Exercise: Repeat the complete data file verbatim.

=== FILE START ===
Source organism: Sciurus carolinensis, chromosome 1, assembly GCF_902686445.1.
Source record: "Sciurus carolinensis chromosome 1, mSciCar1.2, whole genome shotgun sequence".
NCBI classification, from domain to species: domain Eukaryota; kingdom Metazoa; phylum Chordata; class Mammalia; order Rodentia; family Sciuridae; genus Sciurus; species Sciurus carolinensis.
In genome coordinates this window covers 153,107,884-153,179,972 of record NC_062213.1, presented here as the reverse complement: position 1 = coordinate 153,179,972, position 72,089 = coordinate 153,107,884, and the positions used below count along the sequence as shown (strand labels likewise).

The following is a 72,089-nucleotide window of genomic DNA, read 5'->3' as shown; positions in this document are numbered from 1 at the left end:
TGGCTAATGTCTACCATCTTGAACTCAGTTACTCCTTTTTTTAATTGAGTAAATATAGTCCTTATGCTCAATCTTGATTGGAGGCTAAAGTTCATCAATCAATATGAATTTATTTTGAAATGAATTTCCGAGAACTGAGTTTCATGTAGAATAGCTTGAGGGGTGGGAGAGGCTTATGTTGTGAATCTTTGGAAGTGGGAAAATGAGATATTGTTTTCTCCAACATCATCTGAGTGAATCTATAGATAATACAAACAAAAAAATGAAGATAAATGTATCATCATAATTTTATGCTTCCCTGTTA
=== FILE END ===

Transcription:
Source organism: Sciurus carolinensis, chromosome 1, assembly GCF_902686445.1.
Source record: "Sciurus carolinensis chromosome 1, mSciCar1.2, whole genome shotgun sequence".
NCBI classification, from domain to species: domain Eukaryota; kingdom Metazoa; phylum Chordata; class Mammalia; order Rodentia; family Sciuridae; genus Sciurus; species Sciurus carolinensis.
In genome coordinates this window covers 153,107,884-153,179,972 of record NC_062213.1, presented here as the reverse complement: position 1 = coordinate 153,179,972, position 72,089 = coordinate 153,107,884, and the positions used below count along the sequence as shown (strand labels likewise).

The following is a 72,089-nucleotide window of genomic DNA, read 5'->3' as shown; positions in this document are numbered from 1 at the left end:
TGGCTAATGTCTACCATCTTGAACTCAGTTACTCCTTTTTTTAATTGAGTAAATATAGTCCTTATGCTCAATCTTGATTGGAGGCTAAAGTTCATCAATCAATATGAATTTATTTTGAAATGAATTTCCGAGAACTGAGTTTCATGTAGAATAGCTTGAGGGGTGGGAGAGGCTTATGTTGTGAATCTTTGGAAGTGGGAAAATGAGATATTGTTTTCTCCAACATCATCTGAGTGAATCTATAGATAATACAAACAAAAAAATGAAGATAAATGTATCATCATAATTTTATGCTTCCCTGTTA